Further, UV-LED allowed some smaller printers to “punch above their weight class” in production and become more competitive. He adds that almost all commercial printers who bought into UV-LED curing have not gone back.
Chris Travis, director of technology at Koenig & Bauer, says his company started investigating UV-LED eight years ago. Adding that Koenig & Bauer is the only offset press manufacturer to also produce drying systems, the company did extensive testing with a wide variety of inks to determine appropriate printability and curing.
Travis stresses the importance of ink, stating that when customers consider UV-LED, their first question often is, “are there inks?” He says UV-LED is 100% ready, with inks and coatings. The technology is not the right solution for every company — it all comes down to the technology meeting the needs of the printer, and the press configuration it requires, according to Travis.
The Advantages of UV-LED Technology
The primary advantage of UV-LED systems, according to Schardt, is instant curing of the ink. Because of this, he says, users experience none of the challenges associated with traditional drying via evaporation and heat. This means no marking of the printed surface, no spray powders, and no wait time between printing and finishing. He describes the systems as being “highly efficient.” To these advantages, Schardt also adds the “instant-on/instant-off” nature of the LED light sources, and the fact that there is little heat going to the substrate.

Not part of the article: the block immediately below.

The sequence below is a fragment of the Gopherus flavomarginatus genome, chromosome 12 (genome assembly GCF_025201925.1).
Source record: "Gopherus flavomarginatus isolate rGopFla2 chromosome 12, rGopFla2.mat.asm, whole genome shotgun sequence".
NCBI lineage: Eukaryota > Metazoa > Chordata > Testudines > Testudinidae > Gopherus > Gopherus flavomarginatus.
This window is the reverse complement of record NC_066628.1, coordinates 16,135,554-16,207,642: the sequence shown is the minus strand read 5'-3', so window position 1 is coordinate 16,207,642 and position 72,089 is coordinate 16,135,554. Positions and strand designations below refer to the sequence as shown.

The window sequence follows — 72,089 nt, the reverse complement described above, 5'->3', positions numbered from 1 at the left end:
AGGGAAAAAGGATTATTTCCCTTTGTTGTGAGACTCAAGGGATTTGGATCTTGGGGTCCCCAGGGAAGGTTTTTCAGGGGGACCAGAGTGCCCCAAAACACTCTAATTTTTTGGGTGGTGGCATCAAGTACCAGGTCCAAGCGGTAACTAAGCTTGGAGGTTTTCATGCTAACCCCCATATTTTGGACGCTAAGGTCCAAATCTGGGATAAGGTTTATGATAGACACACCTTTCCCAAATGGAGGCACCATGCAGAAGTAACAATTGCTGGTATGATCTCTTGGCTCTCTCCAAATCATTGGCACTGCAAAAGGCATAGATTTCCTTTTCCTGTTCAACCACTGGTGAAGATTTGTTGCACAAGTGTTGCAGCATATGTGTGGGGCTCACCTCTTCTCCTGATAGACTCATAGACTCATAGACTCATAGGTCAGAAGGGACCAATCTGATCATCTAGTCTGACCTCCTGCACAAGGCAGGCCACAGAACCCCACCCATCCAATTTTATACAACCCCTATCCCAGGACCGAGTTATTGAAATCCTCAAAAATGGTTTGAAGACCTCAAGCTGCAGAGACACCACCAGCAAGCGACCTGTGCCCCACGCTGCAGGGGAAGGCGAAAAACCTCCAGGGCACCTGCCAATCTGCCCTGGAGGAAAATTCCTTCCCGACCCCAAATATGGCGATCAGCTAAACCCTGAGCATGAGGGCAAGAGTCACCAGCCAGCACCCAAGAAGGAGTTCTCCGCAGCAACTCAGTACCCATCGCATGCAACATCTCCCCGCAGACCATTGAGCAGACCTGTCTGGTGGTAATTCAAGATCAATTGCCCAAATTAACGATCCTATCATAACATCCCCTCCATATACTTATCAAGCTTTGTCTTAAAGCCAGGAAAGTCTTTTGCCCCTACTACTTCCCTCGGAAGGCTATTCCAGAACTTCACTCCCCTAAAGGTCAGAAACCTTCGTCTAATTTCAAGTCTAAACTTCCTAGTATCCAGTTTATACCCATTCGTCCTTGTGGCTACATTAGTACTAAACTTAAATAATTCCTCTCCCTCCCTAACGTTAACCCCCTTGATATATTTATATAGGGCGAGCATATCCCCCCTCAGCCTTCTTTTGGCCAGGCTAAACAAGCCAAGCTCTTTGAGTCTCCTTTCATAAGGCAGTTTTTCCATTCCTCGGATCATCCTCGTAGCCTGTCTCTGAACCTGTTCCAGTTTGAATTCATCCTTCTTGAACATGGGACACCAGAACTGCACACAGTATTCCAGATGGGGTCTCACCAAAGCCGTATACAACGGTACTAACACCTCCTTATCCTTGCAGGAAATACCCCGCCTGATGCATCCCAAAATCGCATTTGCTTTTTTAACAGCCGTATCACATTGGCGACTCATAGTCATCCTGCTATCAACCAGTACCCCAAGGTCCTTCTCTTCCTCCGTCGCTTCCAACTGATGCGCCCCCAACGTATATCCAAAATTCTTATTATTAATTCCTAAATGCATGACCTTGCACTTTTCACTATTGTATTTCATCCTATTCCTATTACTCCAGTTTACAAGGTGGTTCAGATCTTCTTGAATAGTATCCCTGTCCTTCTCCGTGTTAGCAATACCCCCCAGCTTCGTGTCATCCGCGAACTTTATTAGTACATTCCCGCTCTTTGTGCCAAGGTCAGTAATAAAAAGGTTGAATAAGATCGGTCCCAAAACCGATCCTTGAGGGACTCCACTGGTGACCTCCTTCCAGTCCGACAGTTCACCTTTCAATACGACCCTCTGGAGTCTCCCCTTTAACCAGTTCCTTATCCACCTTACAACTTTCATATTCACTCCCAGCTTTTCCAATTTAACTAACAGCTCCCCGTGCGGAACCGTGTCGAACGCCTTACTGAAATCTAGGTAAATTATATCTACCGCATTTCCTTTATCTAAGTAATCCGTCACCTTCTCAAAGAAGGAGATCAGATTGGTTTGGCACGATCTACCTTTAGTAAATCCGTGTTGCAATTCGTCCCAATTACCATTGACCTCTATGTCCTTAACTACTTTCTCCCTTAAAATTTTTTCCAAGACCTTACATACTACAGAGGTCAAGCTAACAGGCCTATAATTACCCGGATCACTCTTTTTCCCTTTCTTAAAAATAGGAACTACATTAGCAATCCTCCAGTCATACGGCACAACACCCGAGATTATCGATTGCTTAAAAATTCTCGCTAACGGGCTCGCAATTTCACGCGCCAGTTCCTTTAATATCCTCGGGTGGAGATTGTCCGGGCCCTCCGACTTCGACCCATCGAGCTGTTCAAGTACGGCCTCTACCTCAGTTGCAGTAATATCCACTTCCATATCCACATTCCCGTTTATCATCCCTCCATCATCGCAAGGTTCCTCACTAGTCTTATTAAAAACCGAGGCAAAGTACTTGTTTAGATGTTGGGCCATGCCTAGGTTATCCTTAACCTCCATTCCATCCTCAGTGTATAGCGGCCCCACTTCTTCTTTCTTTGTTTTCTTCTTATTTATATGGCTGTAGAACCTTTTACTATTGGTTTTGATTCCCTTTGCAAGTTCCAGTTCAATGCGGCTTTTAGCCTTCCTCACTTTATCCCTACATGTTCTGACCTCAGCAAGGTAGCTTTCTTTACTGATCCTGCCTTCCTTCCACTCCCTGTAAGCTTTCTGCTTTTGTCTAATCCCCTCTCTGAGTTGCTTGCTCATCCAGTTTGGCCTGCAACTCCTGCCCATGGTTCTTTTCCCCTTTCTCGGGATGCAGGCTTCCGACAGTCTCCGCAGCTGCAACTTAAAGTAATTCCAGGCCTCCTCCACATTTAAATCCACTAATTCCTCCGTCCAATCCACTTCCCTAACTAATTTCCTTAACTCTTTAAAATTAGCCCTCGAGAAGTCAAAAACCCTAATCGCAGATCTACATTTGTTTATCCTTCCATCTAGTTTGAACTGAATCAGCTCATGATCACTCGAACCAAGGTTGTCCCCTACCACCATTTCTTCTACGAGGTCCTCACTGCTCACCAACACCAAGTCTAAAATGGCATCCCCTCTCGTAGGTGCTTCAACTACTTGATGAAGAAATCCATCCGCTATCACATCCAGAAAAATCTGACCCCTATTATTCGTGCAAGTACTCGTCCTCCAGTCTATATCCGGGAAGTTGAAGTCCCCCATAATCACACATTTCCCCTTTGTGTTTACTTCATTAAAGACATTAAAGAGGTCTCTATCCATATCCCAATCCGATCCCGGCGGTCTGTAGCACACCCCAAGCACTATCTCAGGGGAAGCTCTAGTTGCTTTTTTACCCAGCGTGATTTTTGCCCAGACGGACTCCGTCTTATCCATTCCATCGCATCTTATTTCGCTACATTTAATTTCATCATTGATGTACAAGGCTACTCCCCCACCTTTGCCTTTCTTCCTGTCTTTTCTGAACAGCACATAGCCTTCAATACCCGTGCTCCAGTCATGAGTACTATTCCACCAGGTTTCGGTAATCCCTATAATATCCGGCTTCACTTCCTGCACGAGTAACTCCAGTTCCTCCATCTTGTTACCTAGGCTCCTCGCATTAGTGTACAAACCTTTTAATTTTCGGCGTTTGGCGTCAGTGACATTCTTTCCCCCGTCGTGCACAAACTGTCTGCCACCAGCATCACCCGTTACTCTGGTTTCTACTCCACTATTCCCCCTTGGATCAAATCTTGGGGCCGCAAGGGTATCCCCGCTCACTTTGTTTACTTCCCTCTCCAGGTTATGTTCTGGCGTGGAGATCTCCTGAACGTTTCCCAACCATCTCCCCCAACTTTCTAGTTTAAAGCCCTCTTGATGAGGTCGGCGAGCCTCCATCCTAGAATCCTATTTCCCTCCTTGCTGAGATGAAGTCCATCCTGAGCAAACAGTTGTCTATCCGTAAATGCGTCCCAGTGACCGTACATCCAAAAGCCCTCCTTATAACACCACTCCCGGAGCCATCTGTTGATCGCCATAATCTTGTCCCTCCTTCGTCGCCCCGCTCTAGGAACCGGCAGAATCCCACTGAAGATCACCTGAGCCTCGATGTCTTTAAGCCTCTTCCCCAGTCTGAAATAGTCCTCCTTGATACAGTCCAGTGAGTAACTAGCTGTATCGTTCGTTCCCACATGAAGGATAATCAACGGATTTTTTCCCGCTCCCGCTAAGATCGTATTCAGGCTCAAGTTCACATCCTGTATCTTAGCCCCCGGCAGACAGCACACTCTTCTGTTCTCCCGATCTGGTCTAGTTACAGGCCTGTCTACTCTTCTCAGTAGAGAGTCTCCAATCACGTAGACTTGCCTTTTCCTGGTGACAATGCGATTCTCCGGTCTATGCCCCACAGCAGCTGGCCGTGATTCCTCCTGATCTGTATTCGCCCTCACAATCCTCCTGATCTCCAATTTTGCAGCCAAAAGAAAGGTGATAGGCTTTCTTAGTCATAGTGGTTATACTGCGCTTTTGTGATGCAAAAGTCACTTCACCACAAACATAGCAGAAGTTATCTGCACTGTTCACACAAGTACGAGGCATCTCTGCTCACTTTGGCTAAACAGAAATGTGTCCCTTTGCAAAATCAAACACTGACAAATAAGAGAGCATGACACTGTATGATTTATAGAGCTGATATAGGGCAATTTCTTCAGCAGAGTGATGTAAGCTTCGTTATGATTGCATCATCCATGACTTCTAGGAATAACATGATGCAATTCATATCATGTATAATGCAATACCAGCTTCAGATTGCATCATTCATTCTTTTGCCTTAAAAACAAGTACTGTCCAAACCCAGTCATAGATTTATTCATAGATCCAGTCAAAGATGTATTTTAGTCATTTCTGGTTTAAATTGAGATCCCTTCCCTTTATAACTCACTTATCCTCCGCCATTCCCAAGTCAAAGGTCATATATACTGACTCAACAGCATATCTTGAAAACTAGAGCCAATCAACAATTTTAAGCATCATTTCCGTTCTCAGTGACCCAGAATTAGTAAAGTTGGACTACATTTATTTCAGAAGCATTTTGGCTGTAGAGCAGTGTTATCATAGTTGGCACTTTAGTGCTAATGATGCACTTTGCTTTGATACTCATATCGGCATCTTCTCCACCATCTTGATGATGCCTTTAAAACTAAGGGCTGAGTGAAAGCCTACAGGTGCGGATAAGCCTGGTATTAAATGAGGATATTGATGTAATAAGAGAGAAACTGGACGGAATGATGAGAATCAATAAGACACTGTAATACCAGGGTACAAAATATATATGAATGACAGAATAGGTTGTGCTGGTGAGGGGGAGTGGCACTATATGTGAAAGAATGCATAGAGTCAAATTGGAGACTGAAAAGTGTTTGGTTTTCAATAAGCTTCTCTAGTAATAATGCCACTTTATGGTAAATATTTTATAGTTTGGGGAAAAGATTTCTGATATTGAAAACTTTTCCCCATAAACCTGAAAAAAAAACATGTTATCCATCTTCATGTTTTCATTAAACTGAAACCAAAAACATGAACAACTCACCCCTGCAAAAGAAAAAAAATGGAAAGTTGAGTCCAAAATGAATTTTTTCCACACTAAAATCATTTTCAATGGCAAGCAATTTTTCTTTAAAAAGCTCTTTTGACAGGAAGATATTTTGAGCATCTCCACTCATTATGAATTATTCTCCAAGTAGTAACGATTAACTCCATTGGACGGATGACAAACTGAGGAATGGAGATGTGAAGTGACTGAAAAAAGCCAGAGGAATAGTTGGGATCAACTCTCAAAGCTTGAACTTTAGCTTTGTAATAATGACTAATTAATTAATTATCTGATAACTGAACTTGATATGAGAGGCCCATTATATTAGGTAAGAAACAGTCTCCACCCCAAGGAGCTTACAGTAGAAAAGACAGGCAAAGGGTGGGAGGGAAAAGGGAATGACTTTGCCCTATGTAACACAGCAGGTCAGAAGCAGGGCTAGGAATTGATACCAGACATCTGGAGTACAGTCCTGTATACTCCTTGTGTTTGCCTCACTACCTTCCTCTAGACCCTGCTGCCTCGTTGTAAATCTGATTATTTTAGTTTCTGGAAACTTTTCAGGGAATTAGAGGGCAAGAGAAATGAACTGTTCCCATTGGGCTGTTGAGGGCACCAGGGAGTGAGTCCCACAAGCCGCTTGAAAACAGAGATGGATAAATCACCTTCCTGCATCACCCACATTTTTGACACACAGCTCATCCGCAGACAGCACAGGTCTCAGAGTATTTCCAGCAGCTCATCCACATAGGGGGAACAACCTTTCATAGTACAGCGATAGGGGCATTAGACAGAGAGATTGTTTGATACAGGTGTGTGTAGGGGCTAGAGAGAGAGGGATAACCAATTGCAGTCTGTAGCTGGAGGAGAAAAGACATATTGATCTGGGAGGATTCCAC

As advantages, Penge highlights lower power use, lower heat, and the ability — on Heidelberg presses —to scale the width of the light source to match sheet width. He highlights increased speed to market as a strong benefit of the technology, and is seeing the most UV-LED growth in the commercial printing segment, followed by labels. Use in packaging, he says, is “still limited.”
As a press manufacturer, Manley says RMGT was able to gain a high level of experience in serving the needs of UV-LED users, and now has roughly 2,000 UV-LED-equipped presses placed worldwide. For those seeking to adopt the technology, he advises that it is important to purchase a machine engineered for UV-LED, as they are designed to address specific challenges, such as the effective venting and filtration of ink mist.
Manley also urges print providers to consider, or at least understand, two-step curing, during which the process color is cured first, followed by coatings. Doing so, he says, can result in up to a 15% improvement of glossiness.
With so many advantages to using UV-LED, what is holding it back from being the primary curing system moving forwards? Schardt notes the technology has some drawbacks. Traditional UV curing systems, he says, provide light across a wide spectrum, offering choices for a variety of inks and coatings. UV-LED, however, operates at very specific wavelengths, meaning curing and ink must be “locked in” in order to successfully cure.